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The Illustrated Man

Submitted by maggie on March 19, 2010 – 5:21 pmComments

“I have a tattoo of my dead cat on my back.”

My teammate yanks her shirt up to display a blurry, fist sized portrait of a grey cat surrounded by a halo of pink flowers.  The tattoo commemorates her beloved pet that died of cancer, and while the effect is grotesquely touching I cannot help but laugh.

Herein lies the dilemma of body art; it is always done with good intentions but while the emotions may evaporate with time, the ink will not.

I propose, however, that we are no longer our parents’ generation where tattoos label a person as naval or rebellious.  Tattoos are becoming increasingly pervasive and socially acceptable.  From pro athletes’ ink-caressed arms to drama filled reality shows filmed in tattoo parlors, inking is no longer stigmatizing.

The absolute subjectivity of the tattoo fascinates me.  I overheard a girl at the parlor picking out her design: “it’s perfect; it’s exactly what I want!”  Taking a gander at the drawing, my eyes are assaulted by a dolphin with a clover in its mouth jumping over a rainbow.  Despite the lack of a universal taste meter, I stifle my gagging because I do not know what motivated this eclectic and fanciful combination, nor is it my place to judge what she wants to put on her body.  Tattoos are like life narratives: a touching or hilarious story always inspired the permanence.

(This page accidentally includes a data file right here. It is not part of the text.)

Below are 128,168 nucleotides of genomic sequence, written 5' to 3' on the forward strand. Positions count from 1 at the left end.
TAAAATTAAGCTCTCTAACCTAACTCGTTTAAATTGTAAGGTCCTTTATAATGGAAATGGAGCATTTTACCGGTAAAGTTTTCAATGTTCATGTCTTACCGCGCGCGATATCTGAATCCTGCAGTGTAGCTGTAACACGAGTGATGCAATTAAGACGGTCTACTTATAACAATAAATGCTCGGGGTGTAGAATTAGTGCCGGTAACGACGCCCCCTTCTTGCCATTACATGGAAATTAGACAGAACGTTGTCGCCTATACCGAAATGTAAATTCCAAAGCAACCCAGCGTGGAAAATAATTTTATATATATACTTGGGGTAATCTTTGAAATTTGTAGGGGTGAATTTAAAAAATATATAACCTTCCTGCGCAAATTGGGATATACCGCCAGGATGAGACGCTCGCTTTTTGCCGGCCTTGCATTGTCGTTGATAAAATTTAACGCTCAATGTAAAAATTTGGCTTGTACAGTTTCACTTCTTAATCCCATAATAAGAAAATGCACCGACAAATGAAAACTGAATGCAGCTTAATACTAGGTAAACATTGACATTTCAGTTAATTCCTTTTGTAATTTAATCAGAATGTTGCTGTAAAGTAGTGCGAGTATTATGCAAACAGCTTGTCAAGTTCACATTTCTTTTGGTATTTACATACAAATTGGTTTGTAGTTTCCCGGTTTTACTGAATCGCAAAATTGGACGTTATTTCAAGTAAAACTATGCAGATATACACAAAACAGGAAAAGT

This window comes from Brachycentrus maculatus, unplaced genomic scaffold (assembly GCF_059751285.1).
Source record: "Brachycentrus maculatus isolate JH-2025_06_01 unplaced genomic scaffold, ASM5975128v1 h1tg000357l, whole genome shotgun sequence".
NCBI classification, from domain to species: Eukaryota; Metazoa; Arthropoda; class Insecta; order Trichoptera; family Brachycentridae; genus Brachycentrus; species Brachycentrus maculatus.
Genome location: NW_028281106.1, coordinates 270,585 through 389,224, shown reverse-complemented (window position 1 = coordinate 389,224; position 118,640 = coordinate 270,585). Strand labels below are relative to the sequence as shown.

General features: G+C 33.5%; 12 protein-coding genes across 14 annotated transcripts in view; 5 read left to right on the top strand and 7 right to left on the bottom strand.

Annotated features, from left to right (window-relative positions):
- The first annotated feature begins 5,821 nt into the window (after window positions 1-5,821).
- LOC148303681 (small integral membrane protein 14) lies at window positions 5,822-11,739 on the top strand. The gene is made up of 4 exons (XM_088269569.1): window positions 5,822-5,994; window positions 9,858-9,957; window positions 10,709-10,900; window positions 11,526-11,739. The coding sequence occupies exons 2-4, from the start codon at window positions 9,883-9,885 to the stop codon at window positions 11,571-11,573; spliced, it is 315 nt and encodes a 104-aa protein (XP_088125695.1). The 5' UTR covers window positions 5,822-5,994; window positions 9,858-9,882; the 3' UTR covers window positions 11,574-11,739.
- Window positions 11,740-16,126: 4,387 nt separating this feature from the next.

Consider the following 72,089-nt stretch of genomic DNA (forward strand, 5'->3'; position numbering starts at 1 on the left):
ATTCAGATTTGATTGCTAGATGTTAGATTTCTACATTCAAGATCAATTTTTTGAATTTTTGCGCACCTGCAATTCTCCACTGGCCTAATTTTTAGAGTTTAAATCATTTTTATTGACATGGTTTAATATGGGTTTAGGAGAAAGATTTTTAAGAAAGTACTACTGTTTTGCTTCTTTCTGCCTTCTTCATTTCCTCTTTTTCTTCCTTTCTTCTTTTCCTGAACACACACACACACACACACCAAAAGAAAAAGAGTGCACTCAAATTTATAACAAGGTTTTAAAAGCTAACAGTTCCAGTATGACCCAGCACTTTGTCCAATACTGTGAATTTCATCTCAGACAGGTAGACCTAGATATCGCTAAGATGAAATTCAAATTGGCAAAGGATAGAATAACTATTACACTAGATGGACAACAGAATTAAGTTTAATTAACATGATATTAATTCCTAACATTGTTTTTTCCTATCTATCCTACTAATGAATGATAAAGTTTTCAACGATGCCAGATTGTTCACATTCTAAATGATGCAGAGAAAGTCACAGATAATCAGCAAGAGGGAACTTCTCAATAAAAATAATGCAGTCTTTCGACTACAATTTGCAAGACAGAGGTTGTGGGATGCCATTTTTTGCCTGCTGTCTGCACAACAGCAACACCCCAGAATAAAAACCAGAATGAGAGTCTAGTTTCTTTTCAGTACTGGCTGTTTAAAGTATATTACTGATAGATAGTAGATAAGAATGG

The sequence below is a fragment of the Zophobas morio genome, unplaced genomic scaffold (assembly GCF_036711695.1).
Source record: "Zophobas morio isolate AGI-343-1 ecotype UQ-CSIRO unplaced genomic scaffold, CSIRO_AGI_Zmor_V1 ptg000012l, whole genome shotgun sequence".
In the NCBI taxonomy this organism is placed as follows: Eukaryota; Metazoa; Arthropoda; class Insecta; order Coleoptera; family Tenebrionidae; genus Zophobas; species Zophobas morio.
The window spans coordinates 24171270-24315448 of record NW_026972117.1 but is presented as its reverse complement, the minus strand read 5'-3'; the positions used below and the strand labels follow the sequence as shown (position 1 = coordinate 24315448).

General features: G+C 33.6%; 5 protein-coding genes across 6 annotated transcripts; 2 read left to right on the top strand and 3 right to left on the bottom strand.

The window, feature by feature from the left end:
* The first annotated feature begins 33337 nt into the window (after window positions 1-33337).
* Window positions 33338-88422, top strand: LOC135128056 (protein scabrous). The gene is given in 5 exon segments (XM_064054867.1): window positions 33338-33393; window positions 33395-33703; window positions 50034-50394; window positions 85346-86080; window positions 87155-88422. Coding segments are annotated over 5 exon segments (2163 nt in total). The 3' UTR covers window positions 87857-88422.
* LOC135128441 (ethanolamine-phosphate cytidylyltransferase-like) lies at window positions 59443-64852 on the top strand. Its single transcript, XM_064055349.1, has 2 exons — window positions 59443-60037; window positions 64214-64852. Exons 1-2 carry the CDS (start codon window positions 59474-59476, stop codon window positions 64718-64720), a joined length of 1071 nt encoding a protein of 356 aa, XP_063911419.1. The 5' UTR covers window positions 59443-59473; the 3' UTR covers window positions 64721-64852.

No more a sideshow feature, the illustrated man is finally ripening into appreciation.  Tattoos can be beautiful pieces of art that take years to complete, or the most simple of words or numbers commemorating something so meaningful that the person wanted to remember it on their bodies forever.  Even impulsive tattoos are a lesson learned, once you have to cover an ex’s name or go through the costly removal process you’ll think twice before letting your next love get under your skin.

For those of you who refrain from getting inked, have no fear, the growing numbers of tattooed bodies are making the untouched skin something of a novelty.  Every artist appreciates a blank canvas.

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